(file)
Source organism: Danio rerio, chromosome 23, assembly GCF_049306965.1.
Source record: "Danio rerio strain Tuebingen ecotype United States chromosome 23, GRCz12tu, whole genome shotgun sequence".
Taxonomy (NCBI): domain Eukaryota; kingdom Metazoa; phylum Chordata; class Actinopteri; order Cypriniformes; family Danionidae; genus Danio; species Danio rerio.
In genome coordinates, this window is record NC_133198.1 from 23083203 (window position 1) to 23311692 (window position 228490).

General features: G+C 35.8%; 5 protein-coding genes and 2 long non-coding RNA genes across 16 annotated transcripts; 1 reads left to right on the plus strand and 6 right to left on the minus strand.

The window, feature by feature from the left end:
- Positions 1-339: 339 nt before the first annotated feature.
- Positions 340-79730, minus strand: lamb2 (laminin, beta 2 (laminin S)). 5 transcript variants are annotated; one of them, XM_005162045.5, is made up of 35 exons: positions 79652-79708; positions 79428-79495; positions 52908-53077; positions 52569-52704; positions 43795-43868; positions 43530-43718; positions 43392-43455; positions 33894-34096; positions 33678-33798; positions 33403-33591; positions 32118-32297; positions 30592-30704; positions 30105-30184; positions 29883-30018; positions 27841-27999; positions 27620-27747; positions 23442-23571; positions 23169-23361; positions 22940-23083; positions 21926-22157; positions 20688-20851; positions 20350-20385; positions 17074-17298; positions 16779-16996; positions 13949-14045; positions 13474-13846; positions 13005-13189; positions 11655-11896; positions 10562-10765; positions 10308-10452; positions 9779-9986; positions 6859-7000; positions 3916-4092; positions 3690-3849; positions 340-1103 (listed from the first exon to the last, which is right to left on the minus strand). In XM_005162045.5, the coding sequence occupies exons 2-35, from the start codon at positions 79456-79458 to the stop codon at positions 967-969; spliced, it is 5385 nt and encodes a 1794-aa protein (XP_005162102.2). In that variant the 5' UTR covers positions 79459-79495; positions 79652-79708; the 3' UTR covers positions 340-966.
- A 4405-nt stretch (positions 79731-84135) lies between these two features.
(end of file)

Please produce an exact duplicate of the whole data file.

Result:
Source organism: Danio rerio, chromosome 23, assembly GCF_049306965.1.
Source record: "Danio rerio strain Tuebingen ecotype United States chromosome 23, GRCz12tu, whole genome shotgun sequence".
Taxonomy (NCBI): domain Eukaryota; kingdom Metazoa; phylum Chordata; class Actinopteri; order Cypriniformes; family Danionidae; genus Danio; species Danio rerio.
In genome coordinates, this window is record NC_133198.1 from 23083203 (window position 1) to 23311692 (window position 228490).

General features: G+C 35.8%; 5 protein-coding genes and 2 long non-coding RNA genes across 16 annotated transcripts; 1 reads left to right on the plus strand and 6 right to left on the minus strand.

The window, feature by feature from the left end:
- Positions 1-339: 339 nt before the first annotated feature.
- Positions 340-79730, minus strand: lamb2 (laminin, beta 2 (laminin S)). 5 transcript variants are annotated; one of them, XM_005162045.5, is made up of 35 exons: positions 79652-79708; positions 79428-79495; positions 52908-53077; positions 52569-52704; positions 43795-43868; positions 43530-43718; positions 43392-43455; positions 33894-34096; positions 33678-33798; positions 33403-33591; positions 32118-32297; positions 30592-30704; positions 30105-30184; positions 29883-30018; positions 27841-27999; positions 27620-27747; positions 23442-23571; positions 23169-23361; positions 22940-23083; positions 21926-22157; positions 20688-20851; positions 20350-20385; positions 17074-17298; positions 16779-16996; positions 13949-14045; positions 13474-13846; positions 13005-13189; positions 11655-11896; positions 10562-10765; positions 10308-10452; positions 9779-9986; positions 6859-7000; positions 3916-4092; positions 3690-3849; positions 340-1103 (listed from the first exon to the last, which is right to left on the minus strand). In XM_005162045.5, the coding sequence occupies exons 2-35, from the start codon at positions 79456-79458 to the stop codon at positions 967-969; spliced, it is 5385 nt and encodes a 1794-aa protein (XP_005162102.2). In that variant the 5' UTR covers positions 79459-79495; positions 79652-79708; the 3' UTR covers positions 340-966.
- A 4405-nt stretch (positions 79731-84135) lies between these two features.